Neurologists are seeing the light regarding the importance of vitamins. I always took about 400 units of vitamin D. My neurologist recently recommended that I increase it to 20,000 units. They are getting research results implicating low levels of vitamin D with increased risk for multiple sclerosis. And beyond that, as noted in the chart above, low levels of vitamin D may play a role in many diseases.
See helpful healing to chronic disease described in my book “Multiple Sclerosis Mission Remission: Healing MS Against All Odds” available at amazon.com.
A study involving MS patients with secondary progressive multiple sclerosis was conducted at the Oregon Health and Science University. People who took lipoic acid had less brain atrophy. There was less brain tissue loss with people who used lipoic acid compared to a control group. The results were promising enough that phase 2 studies are being conducted regarding the safety and efficacy of lipoic acid.
This study caught my eye because I use alpha lipoic acid because it is good for skin. I wonder if the alpha lipoic acid that I have been taking for years was one of the many factors that sent my primary progressive multiple sclerosis into remission. I also take DMAE for skin, but know of no studies regarding its effect on MS.
I was having trouble with my eyesight. Double vision was new for me. I was dropping things I held for no reason. My balance was unsteady and I would sometimes fall down seemingly for no reason. My wife, being the board certified psychiatrist that she is, insisted that I consult with a neurologist. Numerous tests and procedures were performed (to be described later). It was time for us to meet with the good doctor and hear the results.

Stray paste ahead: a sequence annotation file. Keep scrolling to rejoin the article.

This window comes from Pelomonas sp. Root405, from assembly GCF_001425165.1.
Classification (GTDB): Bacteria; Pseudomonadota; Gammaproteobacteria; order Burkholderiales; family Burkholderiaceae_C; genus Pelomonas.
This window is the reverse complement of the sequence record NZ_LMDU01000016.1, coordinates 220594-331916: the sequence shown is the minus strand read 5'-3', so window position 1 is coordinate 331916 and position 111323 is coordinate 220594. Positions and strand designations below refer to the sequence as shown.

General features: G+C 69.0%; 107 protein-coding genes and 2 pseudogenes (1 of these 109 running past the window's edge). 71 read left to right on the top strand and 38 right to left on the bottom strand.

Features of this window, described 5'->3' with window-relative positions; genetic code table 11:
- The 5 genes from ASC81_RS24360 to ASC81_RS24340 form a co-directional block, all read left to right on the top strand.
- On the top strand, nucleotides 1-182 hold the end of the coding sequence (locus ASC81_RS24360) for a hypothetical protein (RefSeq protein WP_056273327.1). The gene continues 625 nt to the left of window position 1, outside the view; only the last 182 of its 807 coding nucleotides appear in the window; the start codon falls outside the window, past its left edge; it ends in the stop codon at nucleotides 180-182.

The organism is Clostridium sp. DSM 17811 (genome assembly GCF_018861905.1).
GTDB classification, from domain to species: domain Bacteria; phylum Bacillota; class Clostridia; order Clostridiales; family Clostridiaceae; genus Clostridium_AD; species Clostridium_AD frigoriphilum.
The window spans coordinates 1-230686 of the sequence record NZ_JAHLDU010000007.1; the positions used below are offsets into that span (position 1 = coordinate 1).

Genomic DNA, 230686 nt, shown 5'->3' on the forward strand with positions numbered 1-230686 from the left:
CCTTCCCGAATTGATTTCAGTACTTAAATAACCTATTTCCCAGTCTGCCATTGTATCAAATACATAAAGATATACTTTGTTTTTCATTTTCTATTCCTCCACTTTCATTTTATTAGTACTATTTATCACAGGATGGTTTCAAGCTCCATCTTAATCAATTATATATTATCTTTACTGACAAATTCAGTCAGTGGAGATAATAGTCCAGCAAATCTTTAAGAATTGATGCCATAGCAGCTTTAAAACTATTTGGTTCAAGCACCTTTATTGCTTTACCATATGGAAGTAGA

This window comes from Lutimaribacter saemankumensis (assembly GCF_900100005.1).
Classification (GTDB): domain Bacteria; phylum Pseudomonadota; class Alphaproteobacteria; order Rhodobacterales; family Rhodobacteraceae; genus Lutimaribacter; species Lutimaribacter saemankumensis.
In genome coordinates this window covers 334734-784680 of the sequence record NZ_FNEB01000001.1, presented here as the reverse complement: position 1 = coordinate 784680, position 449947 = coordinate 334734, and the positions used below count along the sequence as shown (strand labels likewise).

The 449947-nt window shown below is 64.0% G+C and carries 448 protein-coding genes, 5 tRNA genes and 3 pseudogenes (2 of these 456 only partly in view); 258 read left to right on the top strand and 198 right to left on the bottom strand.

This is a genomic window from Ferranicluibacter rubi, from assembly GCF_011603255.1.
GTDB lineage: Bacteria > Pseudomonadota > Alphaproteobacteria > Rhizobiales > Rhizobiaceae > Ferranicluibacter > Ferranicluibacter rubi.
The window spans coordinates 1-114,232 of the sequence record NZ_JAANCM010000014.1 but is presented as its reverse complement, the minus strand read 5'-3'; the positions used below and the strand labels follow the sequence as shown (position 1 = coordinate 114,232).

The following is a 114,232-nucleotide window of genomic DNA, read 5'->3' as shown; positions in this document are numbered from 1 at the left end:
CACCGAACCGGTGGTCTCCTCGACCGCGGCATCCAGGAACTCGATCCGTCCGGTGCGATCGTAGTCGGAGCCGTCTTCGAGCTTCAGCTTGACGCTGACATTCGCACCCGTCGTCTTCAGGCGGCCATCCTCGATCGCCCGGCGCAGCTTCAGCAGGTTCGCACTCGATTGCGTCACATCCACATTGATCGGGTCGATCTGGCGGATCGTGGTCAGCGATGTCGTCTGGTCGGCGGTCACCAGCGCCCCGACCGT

When we went to obtain the results, the neurologist mumbled a few words at me and looked down at the floor while he spoke. I processed nothing of what he was saying to me. Repression is a remarkable phenomenon. He met with my wife for what seemed like a long time. Driving back from the doctor’s office to Arizona State University Student Health where my wife was the psychiatrist on the eating disorders team, Debby was uncharacteristically quiet.
When we drove into Student Heath and I stopped the car to let her out, I found out why.
“Well, I guess we will keep trying to figure out what is going on with me,” I said with resignation. “What are you talking about? The MS looks severe,” she said. Deborah never suffered a fool well.
With disbelief Dr. Deborah Brogan said, “Didn’t he tell you that you have MS, multiple sclerosis?”
“What?” I asked.
Debby, answered, “You heard me. The doctor said you have multiple sclerosis.”
So it began, my fifteen-year journey through purgatory. I thought I must have made serious mistakes in a previous life. At the time it seemed as good an explanation as any for why I contracted multiple sclerosis, MS.
I have lost the bet. You thought that you had been so healthy most of your life—surely you would not contract a neurodegenerative disease.
The above is an excerpt from my book “Multiple Sclerosis Mission Remission: Healing MS Against All Odds.” It is available at